Alternatives to the Secure Detention and Confinement of Juvenile Offenders

Alternatives to the Secure Detention and Confinement of Juvenile Offenders

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Court officials must balance the interests of public safety with the needs of youth when making decisions about which program to place a juvenile offender and which level of restriction is required. Juvenile offenders who commit serious and/or violent crime may require confinement to protect public safety and intensive supervision and intervention to become rehabilitated. On the other hand, many offenders can be effectively rehabilitated through community-based supervision and intervention. Secure detention differs from secure confinement both in terms of the reasons a youth is being held and in the range and intensity of programs available to an offender in each setting. Secure detention refers to the holding of youth, upon arrest, in a juvenile detention facility (e.g., juvenile hall) for two main purposes: to ensure the youth appears for all court hearings and to protect the community from future offending. In contrast, secure confinement refers to youth who have been adjudicated delinquent and are committed to the custody of correctional facilities for periods generally ranging from a few months to several years. These confinement facilities have a much broader array of programs than detention more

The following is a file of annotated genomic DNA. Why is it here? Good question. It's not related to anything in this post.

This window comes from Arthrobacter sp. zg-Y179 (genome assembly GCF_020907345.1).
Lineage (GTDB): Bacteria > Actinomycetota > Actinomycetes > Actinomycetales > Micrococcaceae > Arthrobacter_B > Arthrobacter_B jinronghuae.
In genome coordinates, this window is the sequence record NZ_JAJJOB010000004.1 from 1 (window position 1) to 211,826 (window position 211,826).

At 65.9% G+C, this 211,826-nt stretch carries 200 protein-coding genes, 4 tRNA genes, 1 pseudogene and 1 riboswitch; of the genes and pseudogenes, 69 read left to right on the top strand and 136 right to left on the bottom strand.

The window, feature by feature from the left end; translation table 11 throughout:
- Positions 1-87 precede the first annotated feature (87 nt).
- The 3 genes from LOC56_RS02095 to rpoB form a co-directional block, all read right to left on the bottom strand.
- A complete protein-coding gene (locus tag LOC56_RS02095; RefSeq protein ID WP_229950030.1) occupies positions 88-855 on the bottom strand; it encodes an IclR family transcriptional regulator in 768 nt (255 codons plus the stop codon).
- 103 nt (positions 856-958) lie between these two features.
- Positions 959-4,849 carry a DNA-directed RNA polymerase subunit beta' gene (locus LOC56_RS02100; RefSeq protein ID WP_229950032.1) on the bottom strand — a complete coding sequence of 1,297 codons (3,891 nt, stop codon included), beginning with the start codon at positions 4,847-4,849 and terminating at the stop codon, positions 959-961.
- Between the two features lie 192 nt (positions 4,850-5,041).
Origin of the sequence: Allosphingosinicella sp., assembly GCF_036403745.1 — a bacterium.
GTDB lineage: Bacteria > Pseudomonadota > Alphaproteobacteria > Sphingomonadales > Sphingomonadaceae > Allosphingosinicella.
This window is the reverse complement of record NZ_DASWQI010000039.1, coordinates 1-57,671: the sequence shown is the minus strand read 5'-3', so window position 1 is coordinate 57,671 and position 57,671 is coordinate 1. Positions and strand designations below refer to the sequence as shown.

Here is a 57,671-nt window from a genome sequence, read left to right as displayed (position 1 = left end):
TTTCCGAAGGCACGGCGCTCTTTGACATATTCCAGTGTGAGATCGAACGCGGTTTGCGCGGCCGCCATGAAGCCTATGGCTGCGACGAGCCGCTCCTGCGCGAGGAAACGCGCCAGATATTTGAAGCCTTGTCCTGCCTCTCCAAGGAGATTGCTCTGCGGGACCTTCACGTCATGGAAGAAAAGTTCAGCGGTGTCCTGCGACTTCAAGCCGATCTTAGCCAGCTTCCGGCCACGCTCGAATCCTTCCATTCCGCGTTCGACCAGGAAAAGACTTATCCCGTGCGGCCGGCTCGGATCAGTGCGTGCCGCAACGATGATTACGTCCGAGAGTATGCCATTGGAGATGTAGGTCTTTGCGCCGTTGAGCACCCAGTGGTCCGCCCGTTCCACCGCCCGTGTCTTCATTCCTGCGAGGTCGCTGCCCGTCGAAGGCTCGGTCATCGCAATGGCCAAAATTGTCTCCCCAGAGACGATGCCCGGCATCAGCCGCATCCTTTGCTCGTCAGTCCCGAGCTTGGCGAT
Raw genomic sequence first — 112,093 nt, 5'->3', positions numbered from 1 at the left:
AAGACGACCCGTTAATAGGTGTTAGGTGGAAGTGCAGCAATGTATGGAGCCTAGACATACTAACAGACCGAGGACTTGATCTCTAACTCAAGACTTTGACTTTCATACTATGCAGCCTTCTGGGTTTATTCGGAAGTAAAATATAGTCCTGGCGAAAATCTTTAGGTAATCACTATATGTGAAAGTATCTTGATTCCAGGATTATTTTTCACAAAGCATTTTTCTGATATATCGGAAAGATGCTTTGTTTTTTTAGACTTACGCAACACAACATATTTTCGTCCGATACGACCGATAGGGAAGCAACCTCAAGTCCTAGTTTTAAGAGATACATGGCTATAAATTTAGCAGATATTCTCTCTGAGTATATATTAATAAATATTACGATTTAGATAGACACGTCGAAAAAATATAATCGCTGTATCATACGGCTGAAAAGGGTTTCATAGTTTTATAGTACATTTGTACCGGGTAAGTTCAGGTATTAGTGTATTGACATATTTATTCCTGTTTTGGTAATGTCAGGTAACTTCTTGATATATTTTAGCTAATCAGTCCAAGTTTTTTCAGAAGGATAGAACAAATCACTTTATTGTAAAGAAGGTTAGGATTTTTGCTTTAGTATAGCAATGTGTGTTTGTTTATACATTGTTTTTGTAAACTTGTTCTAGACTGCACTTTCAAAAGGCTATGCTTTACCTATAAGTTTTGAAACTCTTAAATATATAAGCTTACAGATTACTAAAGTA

Product details

  • Paperback | 42 pages
  • 215.9 x 279.4 x 2.54mm | 163.29g
  • Createspace
  • United States
  • English
  • black & white illustrations
  • 1507609264
  • 9781507609262